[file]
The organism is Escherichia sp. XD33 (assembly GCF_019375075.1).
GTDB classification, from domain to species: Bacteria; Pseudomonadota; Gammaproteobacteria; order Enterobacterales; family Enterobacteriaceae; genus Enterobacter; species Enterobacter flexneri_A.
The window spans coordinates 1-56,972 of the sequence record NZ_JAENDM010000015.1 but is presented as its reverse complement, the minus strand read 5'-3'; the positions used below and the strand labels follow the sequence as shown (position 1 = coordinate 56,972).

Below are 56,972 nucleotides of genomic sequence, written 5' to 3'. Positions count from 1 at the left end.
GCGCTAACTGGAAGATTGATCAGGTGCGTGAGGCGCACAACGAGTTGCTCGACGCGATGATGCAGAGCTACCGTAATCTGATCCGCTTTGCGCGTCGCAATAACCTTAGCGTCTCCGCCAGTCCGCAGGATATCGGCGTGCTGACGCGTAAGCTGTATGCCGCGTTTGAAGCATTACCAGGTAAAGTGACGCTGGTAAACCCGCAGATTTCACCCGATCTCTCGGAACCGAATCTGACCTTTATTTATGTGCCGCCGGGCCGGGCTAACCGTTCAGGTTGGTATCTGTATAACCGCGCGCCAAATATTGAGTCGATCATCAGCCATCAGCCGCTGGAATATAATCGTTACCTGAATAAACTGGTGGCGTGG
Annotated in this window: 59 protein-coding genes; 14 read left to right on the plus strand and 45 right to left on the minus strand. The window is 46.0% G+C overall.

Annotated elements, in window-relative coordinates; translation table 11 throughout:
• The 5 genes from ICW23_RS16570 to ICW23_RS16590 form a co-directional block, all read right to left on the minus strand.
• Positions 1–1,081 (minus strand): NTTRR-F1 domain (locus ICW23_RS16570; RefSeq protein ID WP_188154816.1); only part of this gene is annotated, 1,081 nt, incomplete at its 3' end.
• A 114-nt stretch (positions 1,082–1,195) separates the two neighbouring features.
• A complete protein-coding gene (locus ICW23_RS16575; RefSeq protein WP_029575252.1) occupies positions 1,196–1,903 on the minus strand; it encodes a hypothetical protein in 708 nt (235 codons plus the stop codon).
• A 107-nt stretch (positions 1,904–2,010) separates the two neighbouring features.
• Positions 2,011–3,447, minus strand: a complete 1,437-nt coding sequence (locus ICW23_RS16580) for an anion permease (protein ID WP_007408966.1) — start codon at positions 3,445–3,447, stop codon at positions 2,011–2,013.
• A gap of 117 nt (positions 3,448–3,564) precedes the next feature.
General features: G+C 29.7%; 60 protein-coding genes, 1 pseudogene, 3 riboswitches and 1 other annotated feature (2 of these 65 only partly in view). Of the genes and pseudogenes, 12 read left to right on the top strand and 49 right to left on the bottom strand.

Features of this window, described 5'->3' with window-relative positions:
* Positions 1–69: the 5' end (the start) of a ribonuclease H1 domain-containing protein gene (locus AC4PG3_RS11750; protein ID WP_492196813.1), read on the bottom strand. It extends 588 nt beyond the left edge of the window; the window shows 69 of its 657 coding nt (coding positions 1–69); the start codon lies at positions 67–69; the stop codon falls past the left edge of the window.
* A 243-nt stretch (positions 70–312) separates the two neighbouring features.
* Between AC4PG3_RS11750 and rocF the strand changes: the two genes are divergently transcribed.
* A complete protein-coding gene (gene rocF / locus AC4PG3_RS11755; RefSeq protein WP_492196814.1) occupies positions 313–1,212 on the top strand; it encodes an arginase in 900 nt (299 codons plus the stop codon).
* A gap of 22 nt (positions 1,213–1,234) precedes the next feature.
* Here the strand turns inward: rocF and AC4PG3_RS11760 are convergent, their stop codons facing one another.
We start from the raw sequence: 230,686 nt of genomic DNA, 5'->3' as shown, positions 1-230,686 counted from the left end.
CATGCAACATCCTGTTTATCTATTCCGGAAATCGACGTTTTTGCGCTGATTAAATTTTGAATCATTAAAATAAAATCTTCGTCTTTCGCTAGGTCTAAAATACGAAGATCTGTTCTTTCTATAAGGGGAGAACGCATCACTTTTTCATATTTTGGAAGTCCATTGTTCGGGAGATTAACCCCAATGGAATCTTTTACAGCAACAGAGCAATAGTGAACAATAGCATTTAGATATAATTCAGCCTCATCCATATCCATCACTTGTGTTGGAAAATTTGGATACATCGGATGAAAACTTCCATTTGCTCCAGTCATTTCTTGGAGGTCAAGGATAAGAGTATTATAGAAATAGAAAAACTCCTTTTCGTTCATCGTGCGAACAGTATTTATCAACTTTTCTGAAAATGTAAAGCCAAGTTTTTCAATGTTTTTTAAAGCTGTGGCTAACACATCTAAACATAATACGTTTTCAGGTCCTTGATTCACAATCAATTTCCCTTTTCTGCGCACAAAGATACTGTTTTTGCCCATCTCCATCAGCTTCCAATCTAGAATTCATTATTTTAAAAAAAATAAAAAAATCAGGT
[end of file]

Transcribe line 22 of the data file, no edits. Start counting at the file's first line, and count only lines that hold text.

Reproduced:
* Here the strand turns inward: rocF and AC4PG3_RS11760 are convergent, their stop codons facing one another.